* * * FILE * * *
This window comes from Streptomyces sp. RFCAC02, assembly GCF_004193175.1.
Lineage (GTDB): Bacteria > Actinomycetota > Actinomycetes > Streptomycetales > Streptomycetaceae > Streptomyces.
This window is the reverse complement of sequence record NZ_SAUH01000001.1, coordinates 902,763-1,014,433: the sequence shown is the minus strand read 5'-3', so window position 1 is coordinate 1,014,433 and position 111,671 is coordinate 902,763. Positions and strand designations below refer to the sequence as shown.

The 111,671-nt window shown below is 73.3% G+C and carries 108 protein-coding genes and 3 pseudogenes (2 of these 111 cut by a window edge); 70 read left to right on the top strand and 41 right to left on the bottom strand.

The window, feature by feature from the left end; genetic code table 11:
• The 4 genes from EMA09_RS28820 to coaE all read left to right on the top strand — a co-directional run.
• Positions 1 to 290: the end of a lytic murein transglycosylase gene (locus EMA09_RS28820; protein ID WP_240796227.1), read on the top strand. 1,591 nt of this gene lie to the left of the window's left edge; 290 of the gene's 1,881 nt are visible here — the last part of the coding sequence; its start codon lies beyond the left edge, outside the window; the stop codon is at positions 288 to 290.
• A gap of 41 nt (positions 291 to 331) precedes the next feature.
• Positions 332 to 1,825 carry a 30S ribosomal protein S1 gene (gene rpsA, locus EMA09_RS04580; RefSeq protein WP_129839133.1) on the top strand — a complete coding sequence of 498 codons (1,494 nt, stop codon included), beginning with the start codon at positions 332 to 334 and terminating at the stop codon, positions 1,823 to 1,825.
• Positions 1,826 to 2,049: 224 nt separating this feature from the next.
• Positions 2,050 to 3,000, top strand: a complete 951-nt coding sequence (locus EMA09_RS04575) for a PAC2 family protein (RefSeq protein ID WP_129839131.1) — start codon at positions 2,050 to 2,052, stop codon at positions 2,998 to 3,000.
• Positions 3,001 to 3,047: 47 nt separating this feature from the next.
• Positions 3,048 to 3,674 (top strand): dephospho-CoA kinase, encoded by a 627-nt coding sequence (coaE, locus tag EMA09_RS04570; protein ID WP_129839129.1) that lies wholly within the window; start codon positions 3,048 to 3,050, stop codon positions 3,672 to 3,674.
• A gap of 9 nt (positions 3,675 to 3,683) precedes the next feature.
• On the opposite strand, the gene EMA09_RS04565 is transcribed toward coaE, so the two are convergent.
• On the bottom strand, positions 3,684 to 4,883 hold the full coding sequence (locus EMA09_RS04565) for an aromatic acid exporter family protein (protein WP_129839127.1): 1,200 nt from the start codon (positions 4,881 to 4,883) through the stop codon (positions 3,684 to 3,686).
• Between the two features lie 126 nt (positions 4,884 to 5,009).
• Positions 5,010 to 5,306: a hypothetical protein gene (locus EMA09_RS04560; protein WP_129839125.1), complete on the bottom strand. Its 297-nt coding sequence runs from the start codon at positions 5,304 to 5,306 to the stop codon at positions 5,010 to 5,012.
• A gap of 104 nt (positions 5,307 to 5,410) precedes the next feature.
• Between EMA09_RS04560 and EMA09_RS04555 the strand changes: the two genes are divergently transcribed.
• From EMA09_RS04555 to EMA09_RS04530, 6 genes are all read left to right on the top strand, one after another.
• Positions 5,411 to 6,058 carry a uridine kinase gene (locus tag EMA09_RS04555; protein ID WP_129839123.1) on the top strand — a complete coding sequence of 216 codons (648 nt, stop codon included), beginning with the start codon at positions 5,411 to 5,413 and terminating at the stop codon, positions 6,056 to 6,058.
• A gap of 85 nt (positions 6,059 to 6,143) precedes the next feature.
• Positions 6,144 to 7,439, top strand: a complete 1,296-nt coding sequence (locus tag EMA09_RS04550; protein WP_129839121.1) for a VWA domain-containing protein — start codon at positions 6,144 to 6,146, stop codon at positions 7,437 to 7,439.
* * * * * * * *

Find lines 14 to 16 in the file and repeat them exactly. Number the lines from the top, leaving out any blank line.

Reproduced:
• A gap of 9 nt (positions 3,675 to 3,683) precedes the next feature.
• On the opposite strand, the gene EMA09_RS04565 is transcribed toward coaE, so the two are convergent.
• On the bottom strand, positions 3,684 to 4,883 hold the full coding sequence (locus EMA09_RS04565) for an aromatic acid exporter family protein (protein WP_129839127.1): 1,200 nt from the start codon (positions 4,881 to 4,883) through the stop codon (positions 3,684 to 3,686).